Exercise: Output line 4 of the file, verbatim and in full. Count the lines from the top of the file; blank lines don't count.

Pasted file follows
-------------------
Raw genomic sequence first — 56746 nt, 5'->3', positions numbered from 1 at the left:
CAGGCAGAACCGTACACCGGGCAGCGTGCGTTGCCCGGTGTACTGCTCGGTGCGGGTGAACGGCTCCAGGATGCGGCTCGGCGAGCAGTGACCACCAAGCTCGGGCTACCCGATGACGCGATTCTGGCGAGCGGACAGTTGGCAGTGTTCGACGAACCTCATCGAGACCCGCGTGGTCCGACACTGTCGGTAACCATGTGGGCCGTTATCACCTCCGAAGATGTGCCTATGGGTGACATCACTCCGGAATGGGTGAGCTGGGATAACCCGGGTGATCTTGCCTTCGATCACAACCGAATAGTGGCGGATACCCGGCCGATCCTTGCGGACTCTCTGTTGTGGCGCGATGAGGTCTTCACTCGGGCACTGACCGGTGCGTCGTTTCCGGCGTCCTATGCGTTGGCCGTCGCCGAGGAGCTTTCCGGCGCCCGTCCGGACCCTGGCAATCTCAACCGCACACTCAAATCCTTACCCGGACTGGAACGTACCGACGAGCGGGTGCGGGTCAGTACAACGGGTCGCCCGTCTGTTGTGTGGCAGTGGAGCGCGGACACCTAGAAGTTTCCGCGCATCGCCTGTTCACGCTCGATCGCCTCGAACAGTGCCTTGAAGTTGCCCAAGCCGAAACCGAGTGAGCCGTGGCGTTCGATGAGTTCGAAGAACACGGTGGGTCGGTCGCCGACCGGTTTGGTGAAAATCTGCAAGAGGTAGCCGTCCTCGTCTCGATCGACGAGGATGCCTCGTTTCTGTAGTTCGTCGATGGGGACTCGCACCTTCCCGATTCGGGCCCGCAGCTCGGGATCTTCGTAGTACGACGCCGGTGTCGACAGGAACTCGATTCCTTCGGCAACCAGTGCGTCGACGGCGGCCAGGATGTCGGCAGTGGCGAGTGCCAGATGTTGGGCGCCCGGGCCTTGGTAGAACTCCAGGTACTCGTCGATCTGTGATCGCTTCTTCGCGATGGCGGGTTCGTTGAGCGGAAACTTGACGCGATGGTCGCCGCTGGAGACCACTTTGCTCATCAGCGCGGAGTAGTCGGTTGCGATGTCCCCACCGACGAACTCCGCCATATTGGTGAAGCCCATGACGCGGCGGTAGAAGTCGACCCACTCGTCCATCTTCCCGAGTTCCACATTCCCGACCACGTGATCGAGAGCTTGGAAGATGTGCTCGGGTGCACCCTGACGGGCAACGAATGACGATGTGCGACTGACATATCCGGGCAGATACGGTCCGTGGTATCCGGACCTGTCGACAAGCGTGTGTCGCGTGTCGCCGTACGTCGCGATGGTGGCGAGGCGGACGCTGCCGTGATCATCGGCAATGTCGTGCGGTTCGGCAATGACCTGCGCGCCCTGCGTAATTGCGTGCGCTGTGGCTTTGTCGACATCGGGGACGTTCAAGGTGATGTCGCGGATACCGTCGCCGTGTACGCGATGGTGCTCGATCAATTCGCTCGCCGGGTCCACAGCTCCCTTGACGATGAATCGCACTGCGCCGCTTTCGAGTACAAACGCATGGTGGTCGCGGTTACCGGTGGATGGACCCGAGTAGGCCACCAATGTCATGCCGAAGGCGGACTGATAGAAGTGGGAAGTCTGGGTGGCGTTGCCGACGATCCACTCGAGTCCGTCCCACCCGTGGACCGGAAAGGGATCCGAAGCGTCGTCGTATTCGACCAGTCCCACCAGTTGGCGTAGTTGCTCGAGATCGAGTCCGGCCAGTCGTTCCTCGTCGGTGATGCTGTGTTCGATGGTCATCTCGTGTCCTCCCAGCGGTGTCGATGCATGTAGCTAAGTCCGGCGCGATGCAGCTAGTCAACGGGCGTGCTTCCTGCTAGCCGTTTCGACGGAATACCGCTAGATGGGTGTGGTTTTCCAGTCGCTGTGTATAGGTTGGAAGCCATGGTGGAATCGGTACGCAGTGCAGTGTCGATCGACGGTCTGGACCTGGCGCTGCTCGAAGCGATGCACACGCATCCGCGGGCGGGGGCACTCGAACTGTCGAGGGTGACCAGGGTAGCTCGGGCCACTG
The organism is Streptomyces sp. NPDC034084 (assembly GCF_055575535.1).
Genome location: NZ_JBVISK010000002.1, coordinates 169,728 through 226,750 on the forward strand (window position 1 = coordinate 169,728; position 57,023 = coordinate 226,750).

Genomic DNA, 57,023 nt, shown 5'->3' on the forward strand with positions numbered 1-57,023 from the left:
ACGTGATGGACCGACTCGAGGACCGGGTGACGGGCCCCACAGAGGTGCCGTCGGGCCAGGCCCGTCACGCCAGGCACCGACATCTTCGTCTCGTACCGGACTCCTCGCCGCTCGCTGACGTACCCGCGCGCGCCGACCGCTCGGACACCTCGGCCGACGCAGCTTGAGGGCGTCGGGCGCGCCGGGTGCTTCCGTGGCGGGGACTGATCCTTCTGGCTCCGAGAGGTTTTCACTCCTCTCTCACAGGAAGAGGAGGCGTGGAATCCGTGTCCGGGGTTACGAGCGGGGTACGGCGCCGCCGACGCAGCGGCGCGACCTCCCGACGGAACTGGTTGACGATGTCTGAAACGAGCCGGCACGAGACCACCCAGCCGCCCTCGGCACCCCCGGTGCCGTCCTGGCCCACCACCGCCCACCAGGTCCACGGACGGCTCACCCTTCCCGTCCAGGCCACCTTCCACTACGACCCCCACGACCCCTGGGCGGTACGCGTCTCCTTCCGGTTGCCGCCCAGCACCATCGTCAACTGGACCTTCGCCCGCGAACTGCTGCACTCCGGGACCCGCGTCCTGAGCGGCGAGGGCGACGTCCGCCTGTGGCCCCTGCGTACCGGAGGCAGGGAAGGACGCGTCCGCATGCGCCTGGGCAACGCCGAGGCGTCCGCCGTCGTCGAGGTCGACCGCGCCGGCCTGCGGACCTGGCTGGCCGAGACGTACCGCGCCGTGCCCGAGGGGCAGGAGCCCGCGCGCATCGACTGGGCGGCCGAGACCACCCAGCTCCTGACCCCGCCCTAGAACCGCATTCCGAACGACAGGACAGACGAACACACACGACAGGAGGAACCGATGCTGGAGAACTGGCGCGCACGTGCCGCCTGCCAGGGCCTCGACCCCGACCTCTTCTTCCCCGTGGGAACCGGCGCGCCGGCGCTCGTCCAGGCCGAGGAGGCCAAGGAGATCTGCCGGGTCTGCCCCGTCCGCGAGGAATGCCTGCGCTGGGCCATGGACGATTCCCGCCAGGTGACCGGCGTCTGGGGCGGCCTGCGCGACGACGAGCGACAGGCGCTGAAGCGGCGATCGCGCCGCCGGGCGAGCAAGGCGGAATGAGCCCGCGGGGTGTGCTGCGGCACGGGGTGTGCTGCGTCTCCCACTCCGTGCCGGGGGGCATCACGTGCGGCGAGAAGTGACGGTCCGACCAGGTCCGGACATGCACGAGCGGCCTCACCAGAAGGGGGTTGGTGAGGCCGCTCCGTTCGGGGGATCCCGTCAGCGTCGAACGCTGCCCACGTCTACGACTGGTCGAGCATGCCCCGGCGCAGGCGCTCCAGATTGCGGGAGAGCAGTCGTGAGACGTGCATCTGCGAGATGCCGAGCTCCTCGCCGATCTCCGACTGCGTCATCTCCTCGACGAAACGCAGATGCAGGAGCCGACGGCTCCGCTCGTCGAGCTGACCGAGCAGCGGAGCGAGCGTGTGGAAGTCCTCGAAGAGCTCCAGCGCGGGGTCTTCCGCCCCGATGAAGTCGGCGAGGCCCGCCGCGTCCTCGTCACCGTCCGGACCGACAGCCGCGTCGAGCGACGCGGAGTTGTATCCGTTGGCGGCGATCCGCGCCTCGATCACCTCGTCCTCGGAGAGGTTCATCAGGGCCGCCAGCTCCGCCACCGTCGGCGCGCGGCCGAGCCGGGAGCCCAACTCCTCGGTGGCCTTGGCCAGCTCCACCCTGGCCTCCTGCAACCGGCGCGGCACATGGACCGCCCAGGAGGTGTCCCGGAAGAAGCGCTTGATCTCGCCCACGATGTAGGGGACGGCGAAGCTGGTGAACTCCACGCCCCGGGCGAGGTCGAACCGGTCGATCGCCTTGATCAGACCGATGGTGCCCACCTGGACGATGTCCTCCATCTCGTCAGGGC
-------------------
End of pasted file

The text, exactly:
Genome location: NZ_JBVISK010000002.1, coordinates 169,728 through 226,750 on the forward strand (window position 1 = coordinate 169,728; position 57,023 = coordinate 226,750).